Former President Bill Clinton, whose Democratic administration was the last to experience a partial government shutdown in 1996, said he wouldn’t negotiate with Republicans on the eve of another shutdown.
“I think there are times when you have to call people’s bluff,” Clinton said in an interview with ABC’s “This Week with George Stephanopoulos,” in which he said Republican tactics to undermine the 2010 health-care law seem “almost spiteful.”
Clinton recalled some “extremely minor” negotiations during his administration’s partial closures and said that, in this case, there isn’t an opportunity for real talks.
“The current price of stopping it is higher than the price of letting the Republicans do it and taking their medicine,” he said. “If they’re going to change the way the Constitution works and fundamentally alter the character of our country and damage the future of a lot of kids, you just have to say no.”
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Clinton also addressed a possible presidential run by his wife, Hillary Clinton.
"It'll be different," Clinton said. "Whether she's in it or not, they're all different."
"The main thing you can't do, the great trick in any human endeavor, including politics, is you must learn the lessons of your mistakes and your failures without becoming a general who fights the last war, because every new encounter will be shaped by different forces," Clinton said.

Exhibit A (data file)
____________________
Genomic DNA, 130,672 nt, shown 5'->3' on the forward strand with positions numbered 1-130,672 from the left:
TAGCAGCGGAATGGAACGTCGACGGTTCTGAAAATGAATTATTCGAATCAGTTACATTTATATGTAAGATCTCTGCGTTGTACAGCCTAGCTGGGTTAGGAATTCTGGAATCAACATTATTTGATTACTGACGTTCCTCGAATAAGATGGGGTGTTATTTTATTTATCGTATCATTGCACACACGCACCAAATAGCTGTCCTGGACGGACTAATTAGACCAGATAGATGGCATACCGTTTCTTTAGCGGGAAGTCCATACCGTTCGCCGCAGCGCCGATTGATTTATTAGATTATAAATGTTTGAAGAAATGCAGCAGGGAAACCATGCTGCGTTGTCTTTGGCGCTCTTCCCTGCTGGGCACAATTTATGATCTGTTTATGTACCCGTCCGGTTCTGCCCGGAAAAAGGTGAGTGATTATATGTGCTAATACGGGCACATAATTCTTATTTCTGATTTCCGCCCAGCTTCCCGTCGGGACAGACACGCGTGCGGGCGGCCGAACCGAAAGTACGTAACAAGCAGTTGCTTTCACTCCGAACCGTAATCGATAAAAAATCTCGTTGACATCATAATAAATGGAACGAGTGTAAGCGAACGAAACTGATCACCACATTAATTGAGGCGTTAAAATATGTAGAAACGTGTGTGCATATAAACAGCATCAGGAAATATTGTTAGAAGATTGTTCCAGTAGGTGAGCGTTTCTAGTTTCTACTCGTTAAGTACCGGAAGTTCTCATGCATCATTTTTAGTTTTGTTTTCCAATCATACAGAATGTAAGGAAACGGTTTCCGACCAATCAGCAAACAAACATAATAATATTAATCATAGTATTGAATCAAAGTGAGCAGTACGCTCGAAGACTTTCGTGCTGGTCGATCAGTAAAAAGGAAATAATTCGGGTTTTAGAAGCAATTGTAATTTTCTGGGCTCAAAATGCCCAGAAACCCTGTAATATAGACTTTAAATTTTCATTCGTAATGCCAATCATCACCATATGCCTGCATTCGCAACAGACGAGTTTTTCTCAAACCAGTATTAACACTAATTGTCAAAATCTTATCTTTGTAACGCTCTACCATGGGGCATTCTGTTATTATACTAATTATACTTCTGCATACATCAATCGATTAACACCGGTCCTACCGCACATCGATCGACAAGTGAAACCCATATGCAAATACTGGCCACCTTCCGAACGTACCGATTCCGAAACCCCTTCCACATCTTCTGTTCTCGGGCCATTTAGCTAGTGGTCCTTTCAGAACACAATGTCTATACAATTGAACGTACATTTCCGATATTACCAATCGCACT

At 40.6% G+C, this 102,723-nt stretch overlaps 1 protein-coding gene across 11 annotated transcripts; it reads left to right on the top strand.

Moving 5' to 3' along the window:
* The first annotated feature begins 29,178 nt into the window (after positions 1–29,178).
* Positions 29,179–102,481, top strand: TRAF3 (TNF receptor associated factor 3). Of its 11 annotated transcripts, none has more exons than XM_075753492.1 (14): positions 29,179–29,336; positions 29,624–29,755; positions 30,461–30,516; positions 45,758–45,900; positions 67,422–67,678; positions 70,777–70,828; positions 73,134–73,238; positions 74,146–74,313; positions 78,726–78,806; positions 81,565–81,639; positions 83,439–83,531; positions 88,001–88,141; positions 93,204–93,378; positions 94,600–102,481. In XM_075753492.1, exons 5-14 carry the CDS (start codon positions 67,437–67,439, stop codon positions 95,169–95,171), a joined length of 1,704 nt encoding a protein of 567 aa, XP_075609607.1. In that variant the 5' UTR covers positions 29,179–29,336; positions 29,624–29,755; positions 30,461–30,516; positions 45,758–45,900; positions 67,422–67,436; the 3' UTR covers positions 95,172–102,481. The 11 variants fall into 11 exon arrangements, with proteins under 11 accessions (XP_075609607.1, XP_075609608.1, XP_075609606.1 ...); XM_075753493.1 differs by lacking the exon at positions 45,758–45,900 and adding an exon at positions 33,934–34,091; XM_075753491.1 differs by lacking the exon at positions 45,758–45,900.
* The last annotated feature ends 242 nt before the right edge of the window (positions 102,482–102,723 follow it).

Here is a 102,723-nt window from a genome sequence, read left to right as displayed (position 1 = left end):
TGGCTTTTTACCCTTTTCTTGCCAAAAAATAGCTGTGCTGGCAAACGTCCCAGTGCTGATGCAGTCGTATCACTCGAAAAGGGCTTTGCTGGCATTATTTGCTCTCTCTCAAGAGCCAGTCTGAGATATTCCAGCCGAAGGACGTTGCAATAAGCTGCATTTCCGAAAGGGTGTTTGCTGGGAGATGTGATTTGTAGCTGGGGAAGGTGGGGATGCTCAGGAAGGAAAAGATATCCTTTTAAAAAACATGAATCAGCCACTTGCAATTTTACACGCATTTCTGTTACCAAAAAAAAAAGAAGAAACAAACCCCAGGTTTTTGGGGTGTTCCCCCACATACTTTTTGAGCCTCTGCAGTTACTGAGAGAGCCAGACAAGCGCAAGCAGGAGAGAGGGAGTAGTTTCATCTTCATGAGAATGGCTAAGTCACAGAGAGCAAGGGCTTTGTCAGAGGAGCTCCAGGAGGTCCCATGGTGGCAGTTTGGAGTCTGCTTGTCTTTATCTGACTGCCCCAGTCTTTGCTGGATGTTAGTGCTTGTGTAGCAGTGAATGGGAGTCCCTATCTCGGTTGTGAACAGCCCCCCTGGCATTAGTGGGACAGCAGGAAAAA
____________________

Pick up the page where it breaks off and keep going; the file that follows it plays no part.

Clinton said Hillary's loss to President Barack Obama during the 2008 Democratic primaries was due to "complicated" circumstances.
"You had two extraordinarily gifted people with great political skills, particularly President Obama," Clinton said. "He'd been in more races than Hillary had, by far. Her first primary election in her life was the presidential primary of 2008."
Obama opening up talks with Iran, Clinton said he had hoped for a similar opportunity during his presidency. He said Obama has time left in his second term to “make something out of this” and should “keep working for the best and preparing for the worst.”
“They have repeated their pledge that they will not develop nuclear weapons,” he said. “We can’t take their word for it. But we can take them up on it.”
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